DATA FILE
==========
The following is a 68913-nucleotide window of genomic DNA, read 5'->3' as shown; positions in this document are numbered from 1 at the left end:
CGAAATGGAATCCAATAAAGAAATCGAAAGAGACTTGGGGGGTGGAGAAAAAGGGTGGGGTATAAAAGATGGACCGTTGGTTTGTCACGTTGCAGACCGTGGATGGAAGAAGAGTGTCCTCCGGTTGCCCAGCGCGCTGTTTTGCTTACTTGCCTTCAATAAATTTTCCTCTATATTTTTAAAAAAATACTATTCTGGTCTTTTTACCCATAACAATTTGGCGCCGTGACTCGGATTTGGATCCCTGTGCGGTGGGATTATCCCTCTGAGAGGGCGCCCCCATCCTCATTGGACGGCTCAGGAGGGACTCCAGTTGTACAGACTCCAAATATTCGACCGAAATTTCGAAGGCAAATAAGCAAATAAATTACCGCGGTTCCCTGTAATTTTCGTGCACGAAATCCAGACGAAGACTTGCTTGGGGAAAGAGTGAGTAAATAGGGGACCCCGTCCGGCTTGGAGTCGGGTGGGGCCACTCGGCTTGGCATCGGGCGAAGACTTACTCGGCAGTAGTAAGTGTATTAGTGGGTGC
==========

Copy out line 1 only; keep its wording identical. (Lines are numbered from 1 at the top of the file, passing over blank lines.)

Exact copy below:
The following is a 68913-nucleotide window of genomic DNA, read 5'->3' as shown; positions in this document are numbered from 1 at the left end: